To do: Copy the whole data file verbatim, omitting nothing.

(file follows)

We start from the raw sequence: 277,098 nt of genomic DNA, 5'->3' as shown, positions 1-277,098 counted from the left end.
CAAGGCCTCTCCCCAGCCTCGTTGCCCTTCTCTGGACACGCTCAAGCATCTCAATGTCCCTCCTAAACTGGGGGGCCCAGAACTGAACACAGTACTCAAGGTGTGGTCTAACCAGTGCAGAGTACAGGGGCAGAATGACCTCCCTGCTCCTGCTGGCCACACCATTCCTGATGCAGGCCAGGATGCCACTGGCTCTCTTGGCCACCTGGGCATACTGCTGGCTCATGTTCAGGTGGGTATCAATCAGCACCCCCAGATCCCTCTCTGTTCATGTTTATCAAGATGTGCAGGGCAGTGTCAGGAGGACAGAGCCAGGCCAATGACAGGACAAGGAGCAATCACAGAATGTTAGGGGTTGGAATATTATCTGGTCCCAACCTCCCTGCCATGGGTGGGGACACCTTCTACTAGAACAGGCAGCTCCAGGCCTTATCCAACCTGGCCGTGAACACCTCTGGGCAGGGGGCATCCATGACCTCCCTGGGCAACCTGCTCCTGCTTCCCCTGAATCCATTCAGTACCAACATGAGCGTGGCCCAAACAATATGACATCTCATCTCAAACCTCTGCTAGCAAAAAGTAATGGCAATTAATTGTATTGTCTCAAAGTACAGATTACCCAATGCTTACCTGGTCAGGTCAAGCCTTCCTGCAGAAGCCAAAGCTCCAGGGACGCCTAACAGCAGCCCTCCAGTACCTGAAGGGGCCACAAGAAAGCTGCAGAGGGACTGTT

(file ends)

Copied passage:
We start from the raw sequence: 277,098 nt of genomic DNA, 5'->3' as shown, positions 1-277,098 counted from the left end.
CAAGGCCTCTCCCCAGCCTCGTTGCCCTTCTCTGGACACGCTCAAGCATCTCAATGTCCCTCCTAAACTGGGGGGCCCAGAACTGAACACAGTACTCAAGGTGTGGTCTAACCAGTGCAGAGTACAGGGGCAGAATGACCTCCCTGCTCCTGCTGGCCACACCATTCCTGATGCAGGCCAGGATGCCACTGGCTCTCTTGGCCACCTGGGCATACTGCTGGCTCATGTTCAGGTGGGTATCAATCAGCACCCCCAGATCCCTCTCTGTTCATGTTTATCAAGATGTGCAGGGCAGTGTCAGGAGGACAGAGCCAGGCCAATGACAGGACAAGGAGCAATCACAGAATGTTAGGGGTTGGAATATTATCTGGTCCCAACCTCCCTGCCATGGGTGGGGACACCTTCTACTAGAACAGGCAGCTCCAGGCCTTATCCAACCTGGCCGTGAACACCTCTGGGCAGGGGGCATCCATGACCTCCCTGGGCAACCTGCTCCTGCTTCCCCTGAATCCATTCAGTACCAACATGAGCGTGGCCCAAACAATATGACATCTCATCTCAAACCTCTGCTAGCAAAAAGTAATGGCAATTAATTGTATTGTCTCAAAGTACAGATTACCCAATGCTTACCTGGTCAGGTCAAGCCTTCCTGCAGAAGCCAAAGCTCCAGGGACGCCTAACAGCAGCCCTCCAGTACCTGAAGGGGCCACAAGAAAGCTGCAGAGGGACTGTT